Anti-outsourcing bill blocked in US senate

Anti-outsourcing bill blocked in US senate

Anti-outsourcing bill blocked in US senate

Republicans in a 53-45 vote prevented the bill from overcoming a filibuster. At least 60 votes were needed to overcome the Opposition's obstruction. As per the bill, there will be a ban on government contractors from using American taxpayers' money to move jobs offshore.

What is seen as an electoral populist move, the Creating American Jobs and End Offshoring Act aims at small manufacturers and included a payroll tax exemption for firms that move jobs to US, but the bill also contains provisions to prevent businesses from deferring US taxes on the income they make from foreign subsidiaries.

Indian IT honchos had said the bill won't make much of an impact on India. However, they warned that US companies operating in other countries may be beaten by the same stick. Several business groups such as the National Association of Manufacturers (NAM) were strongly opposed to the legislation. It had sent a letter to senators arguing the measure would make US corporations less competitive and hurt job creation.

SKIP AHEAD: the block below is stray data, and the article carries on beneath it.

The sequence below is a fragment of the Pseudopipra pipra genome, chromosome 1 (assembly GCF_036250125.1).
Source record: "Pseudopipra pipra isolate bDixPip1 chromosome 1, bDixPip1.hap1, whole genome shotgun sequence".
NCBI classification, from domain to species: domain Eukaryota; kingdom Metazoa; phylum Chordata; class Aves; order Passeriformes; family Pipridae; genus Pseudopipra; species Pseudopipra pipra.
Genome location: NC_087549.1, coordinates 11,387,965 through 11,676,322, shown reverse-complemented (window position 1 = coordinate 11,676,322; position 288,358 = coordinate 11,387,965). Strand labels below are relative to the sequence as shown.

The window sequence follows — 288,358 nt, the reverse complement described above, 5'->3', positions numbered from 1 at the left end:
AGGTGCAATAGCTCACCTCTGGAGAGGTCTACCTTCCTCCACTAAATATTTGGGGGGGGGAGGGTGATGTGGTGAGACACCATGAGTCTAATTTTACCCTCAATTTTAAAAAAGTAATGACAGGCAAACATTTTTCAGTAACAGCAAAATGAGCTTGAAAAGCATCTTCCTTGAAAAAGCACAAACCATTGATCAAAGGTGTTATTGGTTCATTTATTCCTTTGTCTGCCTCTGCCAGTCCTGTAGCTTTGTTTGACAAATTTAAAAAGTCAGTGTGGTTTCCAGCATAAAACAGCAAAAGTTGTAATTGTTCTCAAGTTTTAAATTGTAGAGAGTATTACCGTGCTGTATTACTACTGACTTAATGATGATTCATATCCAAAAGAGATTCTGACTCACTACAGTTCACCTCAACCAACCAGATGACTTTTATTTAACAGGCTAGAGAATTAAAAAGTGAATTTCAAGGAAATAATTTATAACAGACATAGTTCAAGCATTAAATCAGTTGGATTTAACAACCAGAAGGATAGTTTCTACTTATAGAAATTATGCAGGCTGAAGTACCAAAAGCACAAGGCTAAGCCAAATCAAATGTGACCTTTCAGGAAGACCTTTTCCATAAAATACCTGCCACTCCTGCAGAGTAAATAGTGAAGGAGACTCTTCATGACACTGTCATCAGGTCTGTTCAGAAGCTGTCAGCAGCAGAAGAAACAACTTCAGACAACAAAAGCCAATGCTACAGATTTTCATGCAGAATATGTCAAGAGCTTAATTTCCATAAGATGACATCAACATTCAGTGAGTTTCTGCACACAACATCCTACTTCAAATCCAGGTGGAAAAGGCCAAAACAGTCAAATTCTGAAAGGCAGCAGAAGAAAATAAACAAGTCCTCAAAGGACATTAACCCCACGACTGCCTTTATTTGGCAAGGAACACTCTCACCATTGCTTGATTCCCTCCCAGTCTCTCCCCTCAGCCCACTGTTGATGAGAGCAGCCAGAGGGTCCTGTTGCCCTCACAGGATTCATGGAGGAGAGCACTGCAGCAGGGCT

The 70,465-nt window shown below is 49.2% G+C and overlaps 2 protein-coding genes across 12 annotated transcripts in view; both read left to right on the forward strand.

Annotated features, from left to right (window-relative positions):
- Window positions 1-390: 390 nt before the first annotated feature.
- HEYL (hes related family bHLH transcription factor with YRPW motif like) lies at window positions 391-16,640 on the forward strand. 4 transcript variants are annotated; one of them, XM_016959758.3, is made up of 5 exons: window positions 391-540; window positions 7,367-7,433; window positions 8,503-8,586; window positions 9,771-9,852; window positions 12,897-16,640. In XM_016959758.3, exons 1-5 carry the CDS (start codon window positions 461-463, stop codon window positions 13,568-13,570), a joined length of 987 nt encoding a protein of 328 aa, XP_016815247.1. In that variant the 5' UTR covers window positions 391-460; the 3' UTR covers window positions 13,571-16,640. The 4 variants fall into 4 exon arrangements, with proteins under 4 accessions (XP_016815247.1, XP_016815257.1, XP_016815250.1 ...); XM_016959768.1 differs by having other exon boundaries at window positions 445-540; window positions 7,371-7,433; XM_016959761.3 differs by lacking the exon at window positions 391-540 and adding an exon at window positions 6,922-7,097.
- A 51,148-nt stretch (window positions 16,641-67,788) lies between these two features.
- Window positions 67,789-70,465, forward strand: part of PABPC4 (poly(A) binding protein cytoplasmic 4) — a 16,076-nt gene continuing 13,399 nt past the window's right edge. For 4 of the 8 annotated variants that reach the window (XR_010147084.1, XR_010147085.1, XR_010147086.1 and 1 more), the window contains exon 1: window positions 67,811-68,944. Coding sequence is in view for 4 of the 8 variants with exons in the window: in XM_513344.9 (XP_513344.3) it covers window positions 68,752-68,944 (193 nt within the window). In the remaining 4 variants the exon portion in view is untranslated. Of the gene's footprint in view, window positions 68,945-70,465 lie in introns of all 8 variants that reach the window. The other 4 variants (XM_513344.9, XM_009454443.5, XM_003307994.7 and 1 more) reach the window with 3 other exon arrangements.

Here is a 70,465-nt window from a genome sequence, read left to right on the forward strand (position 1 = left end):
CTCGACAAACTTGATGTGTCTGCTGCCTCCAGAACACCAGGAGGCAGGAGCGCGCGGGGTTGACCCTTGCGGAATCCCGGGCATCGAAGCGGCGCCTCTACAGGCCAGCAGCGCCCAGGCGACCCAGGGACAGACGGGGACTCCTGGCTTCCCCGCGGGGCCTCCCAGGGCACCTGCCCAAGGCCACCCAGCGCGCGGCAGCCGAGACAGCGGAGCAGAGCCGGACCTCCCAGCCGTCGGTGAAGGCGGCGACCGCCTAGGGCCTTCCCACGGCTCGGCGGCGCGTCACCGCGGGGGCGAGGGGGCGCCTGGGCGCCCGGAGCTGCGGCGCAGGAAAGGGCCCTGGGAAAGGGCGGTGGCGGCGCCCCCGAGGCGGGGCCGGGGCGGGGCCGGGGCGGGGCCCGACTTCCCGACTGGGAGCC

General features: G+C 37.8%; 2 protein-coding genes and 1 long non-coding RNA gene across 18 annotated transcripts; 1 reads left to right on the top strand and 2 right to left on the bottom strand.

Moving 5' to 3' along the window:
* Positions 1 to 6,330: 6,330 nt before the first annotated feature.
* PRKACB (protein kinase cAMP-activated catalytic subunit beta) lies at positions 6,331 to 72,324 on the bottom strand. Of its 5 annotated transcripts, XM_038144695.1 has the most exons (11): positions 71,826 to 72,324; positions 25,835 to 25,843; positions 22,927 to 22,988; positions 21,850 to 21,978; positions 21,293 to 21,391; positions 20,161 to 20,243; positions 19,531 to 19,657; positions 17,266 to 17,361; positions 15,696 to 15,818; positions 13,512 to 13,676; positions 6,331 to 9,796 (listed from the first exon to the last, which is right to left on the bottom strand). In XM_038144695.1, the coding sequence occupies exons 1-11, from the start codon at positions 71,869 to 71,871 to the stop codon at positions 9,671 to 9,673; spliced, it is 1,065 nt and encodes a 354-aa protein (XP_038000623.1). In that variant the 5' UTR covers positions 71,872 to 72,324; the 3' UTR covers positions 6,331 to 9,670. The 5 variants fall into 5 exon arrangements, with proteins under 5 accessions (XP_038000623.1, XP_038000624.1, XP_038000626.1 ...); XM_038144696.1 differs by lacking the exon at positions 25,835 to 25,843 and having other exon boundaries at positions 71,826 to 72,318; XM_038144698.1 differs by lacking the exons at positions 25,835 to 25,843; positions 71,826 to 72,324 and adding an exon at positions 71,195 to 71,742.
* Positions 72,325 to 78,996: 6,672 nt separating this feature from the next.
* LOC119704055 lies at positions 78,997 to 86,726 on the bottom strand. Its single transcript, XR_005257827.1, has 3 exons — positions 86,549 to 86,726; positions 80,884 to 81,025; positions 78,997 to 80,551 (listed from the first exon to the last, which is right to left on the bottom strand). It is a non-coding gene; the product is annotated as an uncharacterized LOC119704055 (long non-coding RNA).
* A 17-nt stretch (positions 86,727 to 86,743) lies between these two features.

Terming the bill as an election gimmick, Republican senator Orrin Hatch slammed the Democrats for their "height of irresponsibility" that would put the US economy at "greater risk."

"Desperate times call for desperate measures and the majority is showing how desperate they are with a bill that increases the tax burden on job creators and ship much-needed US jobs overseas." Hatch feared that "raising taxes on companies' overseas profits will just incentivize them to move their domestic facilities to another country... That is not the prescription that will cure our ailing economy."

Agreeing with Hatch, senator Chuck Grassley said the bill would have resulted in a net decrease in American jobs. "The legislation that was defeated in the senate today would make US companies pay an extra tax, of up to 35 per cent, compared to foreign competitors, and really hit companies like John Deere, where they have big overseas markets."

The senator said that the reality of "consequences for manufacturing jobs" in the US was cast aside to create a debate for "political demagoguery." Meanwhile, frustrated after the bill faltered, a Democrat senator Harry Reid said, "The bill we tried to pass today is based on simple common sense: to keep American jobs here in America... but Republicans continued their job-killing agenda today by protecting these tax breaks for CEOs who offshore American jobs."

The majority senator claimed that Republican policies have cost 8 million Americans their jobs. "We should stop forcing taxpayers in Nevada and across the nation to pay for giveaways that reward companies for sending American jobs overseas."